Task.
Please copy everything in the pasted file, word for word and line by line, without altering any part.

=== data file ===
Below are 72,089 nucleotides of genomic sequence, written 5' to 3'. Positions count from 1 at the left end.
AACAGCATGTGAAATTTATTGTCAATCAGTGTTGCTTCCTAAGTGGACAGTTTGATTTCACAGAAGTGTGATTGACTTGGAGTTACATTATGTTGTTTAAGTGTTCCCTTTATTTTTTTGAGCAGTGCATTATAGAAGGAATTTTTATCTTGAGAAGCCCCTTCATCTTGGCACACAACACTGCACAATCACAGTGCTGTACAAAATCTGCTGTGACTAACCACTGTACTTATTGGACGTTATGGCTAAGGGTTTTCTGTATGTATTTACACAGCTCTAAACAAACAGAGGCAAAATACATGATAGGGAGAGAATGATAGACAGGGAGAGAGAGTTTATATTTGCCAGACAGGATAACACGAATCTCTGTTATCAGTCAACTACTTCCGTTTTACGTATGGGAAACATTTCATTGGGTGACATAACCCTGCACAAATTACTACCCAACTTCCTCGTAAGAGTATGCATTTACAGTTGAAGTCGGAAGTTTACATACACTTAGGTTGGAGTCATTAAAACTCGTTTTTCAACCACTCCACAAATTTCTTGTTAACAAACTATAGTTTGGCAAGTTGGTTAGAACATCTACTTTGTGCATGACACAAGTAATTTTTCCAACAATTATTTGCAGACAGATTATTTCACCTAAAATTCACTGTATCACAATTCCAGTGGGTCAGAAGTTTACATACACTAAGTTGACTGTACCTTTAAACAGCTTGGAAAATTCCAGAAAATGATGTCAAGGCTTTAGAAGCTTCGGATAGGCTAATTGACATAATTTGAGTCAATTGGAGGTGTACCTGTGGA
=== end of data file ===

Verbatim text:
Below are 72,089 nucleotides of genomic sequence, written 5' to 3'. Positions count from 1 at the left end.
AACAGCATGTGAAATTTATTGTCAATCAGTGTTGCTTCCTAAGTGGACAGTTTGATTTCACAGAAGTGTGATTGACTTGGAGTTACATTATGTTGTTTAAGTGTTCCCTTTATTTTTTTGAGCAGTGCATTATAGAAGGAATTTTTATCTTGAGAAGCCCCTTCATCTTGGCACACAACACTGCACAATCACAGTGCTGTACAAAATCTGCTGTGACTAACCACTGTACTTATTGGACGTTATGGCTAAGGGTTTTCTGTATGTATTTACACAGCTCTAAACAAACAGAGGCAAAATACATGATAGGGAGAGAATGATAGACAGGGAGAGAGAGTTTATATTTGCCAGACAGGATAACACGAATCTCTGTTATCAGTCAACTACTTCCGTTTTACGTATGGGAAACATTTCATTGGGTGACATAACCCTGCACAAATTACTACCCAACTTCCTCGTAAGAGTATGCATTTACAGTTGAAGTCGGAAGTTTACATACACTTAGGTTGGAGTCATTAAAACTCGTTTTTCAACCACTCCACAAATTTCTTGTTAACAAACTATAGTTTGGCAAGTTGGTTAGAACATCTACTTTGTGCATGACACAAGTAATTTTTCCAACAATTATTTGCAGACAGATTATTTCACCTAAAATTCACTGTATCACAATTCCAGTGGGTCAGAAGTTTACATACACTAAGTTGACTGTACCTTTAAACAGCTTGGAAAATTCCAGAAAATGATGTCAAGGCTTTAGAAGCTTCGGATAGGCTAATTGACATAATTTGAGTCAATTGGAGGTGTACCTGTGGA